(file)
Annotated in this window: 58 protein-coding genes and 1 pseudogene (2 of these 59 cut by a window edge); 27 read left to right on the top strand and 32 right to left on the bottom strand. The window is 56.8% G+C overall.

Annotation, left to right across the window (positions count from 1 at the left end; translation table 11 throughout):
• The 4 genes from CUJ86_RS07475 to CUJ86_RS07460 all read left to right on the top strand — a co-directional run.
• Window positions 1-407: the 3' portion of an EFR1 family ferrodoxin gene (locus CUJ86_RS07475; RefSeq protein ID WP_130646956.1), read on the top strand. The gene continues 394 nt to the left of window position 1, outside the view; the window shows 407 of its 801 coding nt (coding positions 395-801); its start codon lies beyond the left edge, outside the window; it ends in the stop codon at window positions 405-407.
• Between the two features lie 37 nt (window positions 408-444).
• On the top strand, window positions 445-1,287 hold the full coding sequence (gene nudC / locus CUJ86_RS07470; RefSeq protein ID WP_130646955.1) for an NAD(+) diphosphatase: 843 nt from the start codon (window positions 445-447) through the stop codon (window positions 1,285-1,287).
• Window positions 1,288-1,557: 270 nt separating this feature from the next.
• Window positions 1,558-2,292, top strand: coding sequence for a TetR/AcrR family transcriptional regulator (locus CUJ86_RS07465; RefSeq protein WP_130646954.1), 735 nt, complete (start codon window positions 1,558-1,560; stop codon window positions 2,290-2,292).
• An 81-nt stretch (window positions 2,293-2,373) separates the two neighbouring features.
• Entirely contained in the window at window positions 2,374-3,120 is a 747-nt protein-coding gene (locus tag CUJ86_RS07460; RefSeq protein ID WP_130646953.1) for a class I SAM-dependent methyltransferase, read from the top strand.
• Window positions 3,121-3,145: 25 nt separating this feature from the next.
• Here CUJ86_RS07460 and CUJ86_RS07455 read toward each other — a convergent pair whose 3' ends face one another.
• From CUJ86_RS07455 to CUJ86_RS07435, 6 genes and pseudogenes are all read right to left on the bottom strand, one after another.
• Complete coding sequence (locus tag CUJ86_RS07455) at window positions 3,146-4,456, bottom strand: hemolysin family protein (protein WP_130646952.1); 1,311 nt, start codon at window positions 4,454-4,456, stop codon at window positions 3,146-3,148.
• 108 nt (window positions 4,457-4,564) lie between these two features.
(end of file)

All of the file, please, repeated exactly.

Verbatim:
Annotated in this window: 58 protein-coding genes and 1 pseudogene (2 of these 59 cut by a window edge); 27 read left to right on the top strand and 32 right to left on the bottom strand. The window is 56.8% G+C overall.

Annotation, left to right across the window (positions count from 1 at the left end; translation table 11 throughout):
• The 4 genes from CUJ86_RS07475 to CUJ86_RS07460 all read left to right on the top strand — a co-directional run.
• Window positions 1-407: the 3' portion of an EFR1 family ferrodoxin gene (locus CUJ86_RS07475; RefSeq protein ID WP_130646956.1), read on the top strand. The gene continues 394 nt to the left of window position 1, outside the view; the window shows 407 of its 801 coding nt (coding positions 395-801); its start codon lies beyond the left edge, outside the window; it ends in the stop codon at window positions 405-407.
• Between the two features lie 37 nt (window positions 408-444).
• On the top strand, window positions 445-1,287 hold the full coding sequence (gene nudC / locus CUJ86_RS07470; RefSeq protein ID WP_130646955.1) for an NAD(+) diphosphatase: 843 nt from the start codon (window positions 445-447) through the stop codon (window positions 1,285-1,287).
• Window positions 1,288-1,557: 270 nt separating this feature from the next.
• Window positions 1,558-2,292, top strand: coding sequence for a TetR/AcrR family transcriptional regulator (locus CUJ86_RS07465; RefSeq protein WP_130646954.1), 735 nt, complete (start codon window positions 1,558-1,560; stop codon window positions 2,290-2,292).
• An 81-nt stretch (window positions 2,293-2,373) separates the two neighbouring features.
• Entirely contained in the window at window positions 2,374-3,120 is a 747-nt protein-coding gene (locus tag CUJ86_RS07460; RefSeq protein ID WP_130646953.1) for a class I SAM-dependent methyltransferase, read from the top strand.
• Window positions 3,121-3,145: 25 nt separating this feature from the next.
• Here CUJ86_RS07460 and CUJ86_RS07455 read toward each other — a convergent pair whose 3' ends face one another.
• From CUJ86_RS07455 to CUJ86_RS07435, 6 genes and pseudogenes are all read right to left on the bottom strand, one after another.
• Complete coding sequence (locus tag CUJ86_RS07455) at window positions 3,146-4,456, bottom strand: hemolysin family protein (protein WP_130646952.1); 1,311 nt, start codon at window positions 4,454-4,456, stop codon at window positions 3,146-3,148.
• 108 nt (window positions 4,457-4,564) lie between these two features.